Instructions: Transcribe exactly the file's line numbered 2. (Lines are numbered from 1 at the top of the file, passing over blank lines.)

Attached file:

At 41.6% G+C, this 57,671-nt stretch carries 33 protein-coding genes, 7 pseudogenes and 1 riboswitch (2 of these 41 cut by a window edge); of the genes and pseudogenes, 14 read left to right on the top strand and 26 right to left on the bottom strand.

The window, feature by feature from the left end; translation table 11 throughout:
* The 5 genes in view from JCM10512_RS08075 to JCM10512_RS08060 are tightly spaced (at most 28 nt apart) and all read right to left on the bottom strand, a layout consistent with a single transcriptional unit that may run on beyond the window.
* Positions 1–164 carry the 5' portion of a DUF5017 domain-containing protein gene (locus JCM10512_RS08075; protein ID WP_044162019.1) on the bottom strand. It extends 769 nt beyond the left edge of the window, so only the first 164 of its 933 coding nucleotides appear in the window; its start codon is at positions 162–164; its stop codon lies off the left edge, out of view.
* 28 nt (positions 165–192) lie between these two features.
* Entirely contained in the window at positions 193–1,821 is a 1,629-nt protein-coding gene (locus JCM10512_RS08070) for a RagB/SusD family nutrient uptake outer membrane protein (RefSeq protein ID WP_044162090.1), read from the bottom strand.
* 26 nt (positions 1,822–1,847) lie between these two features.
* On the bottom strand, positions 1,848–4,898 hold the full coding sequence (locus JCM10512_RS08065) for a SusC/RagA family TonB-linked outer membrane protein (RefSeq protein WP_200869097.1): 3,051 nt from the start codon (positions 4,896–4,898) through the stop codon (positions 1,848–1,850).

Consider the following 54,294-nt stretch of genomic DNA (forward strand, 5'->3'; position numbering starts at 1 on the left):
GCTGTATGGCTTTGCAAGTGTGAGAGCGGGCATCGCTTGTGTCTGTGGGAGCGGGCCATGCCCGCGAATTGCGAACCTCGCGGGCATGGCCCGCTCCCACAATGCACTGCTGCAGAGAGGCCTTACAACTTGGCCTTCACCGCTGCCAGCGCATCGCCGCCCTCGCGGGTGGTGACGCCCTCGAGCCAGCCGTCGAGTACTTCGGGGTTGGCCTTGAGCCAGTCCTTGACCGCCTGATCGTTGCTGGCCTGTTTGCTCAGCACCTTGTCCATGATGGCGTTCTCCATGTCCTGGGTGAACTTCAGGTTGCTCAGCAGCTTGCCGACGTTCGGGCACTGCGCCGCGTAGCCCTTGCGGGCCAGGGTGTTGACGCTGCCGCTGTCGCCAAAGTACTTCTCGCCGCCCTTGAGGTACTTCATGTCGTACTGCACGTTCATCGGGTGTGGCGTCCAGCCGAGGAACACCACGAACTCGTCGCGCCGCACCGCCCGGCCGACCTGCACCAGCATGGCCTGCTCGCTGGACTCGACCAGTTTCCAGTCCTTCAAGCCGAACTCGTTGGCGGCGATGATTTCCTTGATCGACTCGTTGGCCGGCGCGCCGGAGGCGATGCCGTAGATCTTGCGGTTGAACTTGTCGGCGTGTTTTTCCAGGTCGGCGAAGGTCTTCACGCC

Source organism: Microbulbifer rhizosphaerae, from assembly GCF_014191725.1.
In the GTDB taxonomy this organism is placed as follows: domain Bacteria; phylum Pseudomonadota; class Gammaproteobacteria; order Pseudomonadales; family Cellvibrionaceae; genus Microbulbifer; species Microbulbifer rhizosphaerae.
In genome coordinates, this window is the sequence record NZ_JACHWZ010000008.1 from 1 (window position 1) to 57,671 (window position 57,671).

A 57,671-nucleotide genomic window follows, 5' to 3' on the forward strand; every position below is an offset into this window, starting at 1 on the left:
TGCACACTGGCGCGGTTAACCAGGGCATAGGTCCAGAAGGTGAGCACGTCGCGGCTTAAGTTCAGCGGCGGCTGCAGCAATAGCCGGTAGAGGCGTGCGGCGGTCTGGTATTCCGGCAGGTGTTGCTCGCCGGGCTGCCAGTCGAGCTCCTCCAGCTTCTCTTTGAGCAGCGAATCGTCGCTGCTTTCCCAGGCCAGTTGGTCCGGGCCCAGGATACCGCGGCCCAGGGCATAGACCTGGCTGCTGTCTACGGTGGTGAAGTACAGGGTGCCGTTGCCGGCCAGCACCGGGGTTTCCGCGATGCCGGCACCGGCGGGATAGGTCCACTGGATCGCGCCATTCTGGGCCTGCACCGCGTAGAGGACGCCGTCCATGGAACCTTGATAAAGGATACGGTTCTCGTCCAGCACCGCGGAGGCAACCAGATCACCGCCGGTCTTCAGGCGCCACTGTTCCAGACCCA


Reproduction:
The window, feature by feature from the left end; translation table 11 throughout: